Keeping a handful of chickens in the garden has increasingly become the “in thing” in recent years. We too keep a few hens, and have just acquired two new ones following the loss of the second of our original “ex-batts” last month. I thought you might be interested in our experiences.
I had promised Judy a chicken coop one Christmas, and fulfilled my obligations by ordering a Chicube at RHS Hampton Court Flower Show a couple of years ago. I had done a fair bit of research into coops, and the Chicube seemed well made, with a convenient and hygienic plastic liner. We ordered one in oak, complete with wire mesh run, etc.. I’m sure we said “no thank you” to the offer of hens to complete the package, but when the lady from Chicube called to arrange delivery it transpired that “….oh, yes, you’re down for chickens.” Sly one, Judy ;-)!
So it transpired we started out with three “ex-batts” – Patience, Cordelia and Esther. The good things about ex battery hens are:
- they’re vaccinated against many common ailments
- they’re extremely friendly and sociable, and full of character
- they lay eggs almost every day!
The not so good things are:
- they’re hybrids, developed to maximise their egg production during the first 12-18 months, and so “burn out” pretty fast
- consequently they tend not to live more than 2-3 years, unless you’re lucky
- because they lay so may eggs they are voracious eaters, and will quickly devour your garden if you’re not careful
- they love digging holes, too
- they lay eggs almost every day!
So, unless you eat an awful lot of eggs, and/or aren’t particularly bothered about what they’ll do to the garden (or you plan to keep them confined to their run), you might want to consider a traditional pure breed. But at least with ex-batts you can feel good about giving them a nice home after their time in tiny cramped cages.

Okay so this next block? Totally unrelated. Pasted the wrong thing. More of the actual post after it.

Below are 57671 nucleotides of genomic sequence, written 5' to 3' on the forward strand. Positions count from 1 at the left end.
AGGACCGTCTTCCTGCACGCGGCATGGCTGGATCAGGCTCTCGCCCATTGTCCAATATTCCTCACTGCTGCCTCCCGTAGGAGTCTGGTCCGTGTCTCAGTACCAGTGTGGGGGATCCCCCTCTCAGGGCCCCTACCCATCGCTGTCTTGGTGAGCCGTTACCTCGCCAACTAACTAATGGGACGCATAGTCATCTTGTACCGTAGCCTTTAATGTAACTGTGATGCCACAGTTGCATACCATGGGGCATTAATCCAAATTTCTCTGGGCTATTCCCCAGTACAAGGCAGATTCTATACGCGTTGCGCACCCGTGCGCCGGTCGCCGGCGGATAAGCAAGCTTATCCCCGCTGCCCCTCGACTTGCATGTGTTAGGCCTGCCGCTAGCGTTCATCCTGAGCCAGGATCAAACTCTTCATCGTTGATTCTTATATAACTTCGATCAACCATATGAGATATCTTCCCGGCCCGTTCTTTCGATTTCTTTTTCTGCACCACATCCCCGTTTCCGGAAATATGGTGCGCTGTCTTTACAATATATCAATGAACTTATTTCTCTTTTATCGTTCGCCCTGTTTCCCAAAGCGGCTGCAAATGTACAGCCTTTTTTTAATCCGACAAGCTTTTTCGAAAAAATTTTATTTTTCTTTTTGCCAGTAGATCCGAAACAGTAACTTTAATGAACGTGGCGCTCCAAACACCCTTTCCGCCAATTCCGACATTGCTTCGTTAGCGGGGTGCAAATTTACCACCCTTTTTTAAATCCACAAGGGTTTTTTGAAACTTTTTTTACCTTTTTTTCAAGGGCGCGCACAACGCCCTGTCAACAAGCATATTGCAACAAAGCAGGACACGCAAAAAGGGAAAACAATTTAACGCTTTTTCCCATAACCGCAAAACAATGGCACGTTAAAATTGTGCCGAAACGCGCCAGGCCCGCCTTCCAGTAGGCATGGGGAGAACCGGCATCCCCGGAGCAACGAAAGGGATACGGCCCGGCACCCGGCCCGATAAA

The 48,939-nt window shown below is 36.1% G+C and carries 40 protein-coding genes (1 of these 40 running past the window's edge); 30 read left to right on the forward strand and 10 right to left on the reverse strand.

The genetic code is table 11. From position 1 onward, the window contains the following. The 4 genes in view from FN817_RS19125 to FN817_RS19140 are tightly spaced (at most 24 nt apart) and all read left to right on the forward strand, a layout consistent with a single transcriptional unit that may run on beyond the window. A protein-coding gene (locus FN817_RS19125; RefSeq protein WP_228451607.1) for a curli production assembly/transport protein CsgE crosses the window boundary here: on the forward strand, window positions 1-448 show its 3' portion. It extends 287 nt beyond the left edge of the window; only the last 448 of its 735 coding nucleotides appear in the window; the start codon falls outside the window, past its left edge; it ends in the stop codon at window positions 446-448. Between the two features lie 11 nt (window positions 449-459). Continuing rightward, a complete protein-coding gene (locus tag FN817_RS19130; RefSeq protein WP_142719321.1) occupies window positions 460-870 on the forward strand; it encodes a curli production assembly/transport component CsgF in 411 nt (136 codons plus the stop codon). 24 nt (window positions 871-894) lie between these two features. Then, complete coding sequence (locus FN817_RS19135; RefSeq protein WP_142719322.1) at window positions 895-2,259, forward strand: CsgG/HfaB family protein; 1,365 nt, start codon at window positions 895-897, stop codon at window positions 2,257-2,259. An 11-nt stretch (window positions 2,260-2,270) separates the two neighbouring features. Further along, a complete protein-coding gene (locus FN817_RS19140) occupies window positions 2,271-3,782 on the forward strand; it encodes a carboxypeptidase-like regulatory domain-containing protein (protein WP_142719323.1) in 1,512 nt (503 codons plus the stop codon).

Patience having her pink jersey fitted
Patience came to us with almost no feathers, and wore a specially knitted jersey for her first few weeks until her feathers grew back. She was by far the most friendly and inquisitive, and loved to explore the house and lead foraging expeditions down the road. Very sadly she only lasted a year, having started to lay soft-shelled eggs and suffered repeated episodes of being “egg-bound”: we even tried regular calcium injections, but ultimately it was clear the stress of daily egg-laying had taken too much out of her. (She also couldn’t cope with being shut in the 6ft run, and had to be left free all the time – a legacy of her early life.)
As a “going away present” on the day before he left for college, our son David proudly came home from Romsey Show with a replacement hen.
“How old is she?”
“Err oh, the lady did say… I think it was 10 weeks, or was it months….. or maybe it was 18…, or 20…, oh I dunno.”
“And what breed?”
“Err… she’s really rare, an Ix something, I think. The lady said she’d get on well with ex-batts as she’s the same size.”
Don’t you just LOVE teenagers! Mirabel, as we called her, is an Ixworth. She’s white, with only a very small comb, mad as a box of frogs, and Esther and Cordelia bullied her mercilessly – so much so that for weeks she refused to go into the coop, and would peck at the patio doors at dusk, asking to be let in (whereupon she would hop straight into the cat box and settle down for the night). In the last 9 months she’s doubled in size, and trebled in weight, but has yet to lay an egg. And therein lies the problem with traditional breeds – they just aren’t such reliable egg layers, particularly in the absence of a cockerel. On the other hand, they do live much longer, up to eight years or more. Ixworths are a “dual purpose” breed, so I suppose we could eat her if she doesn’t lay any eggs – at least in theory! There are dozens of traditional breeds, ranging from Old English Game (originally bred for fighting), to the Cream Legbar (an autosexing breed – you can tell the sex from their colour). The Omlet site has some good information if you want to know more. Perhaps for a smaller garden a bantam type might be more suitable.
Both Esther and Cordelia stopped laying in about February, and seemed a bit off-colour ever since. Sadly Cordelia died about a month ago, asleep in front of the Aga, despite our best efforts (de-wormed, de-loused, mite powder in the coop, pro-biotics and a precautionary course of antibiotics), whilst Esther seems to have picked up again, although she is now beginning to moult. A I said earlier, ex-batts just don’t live that long.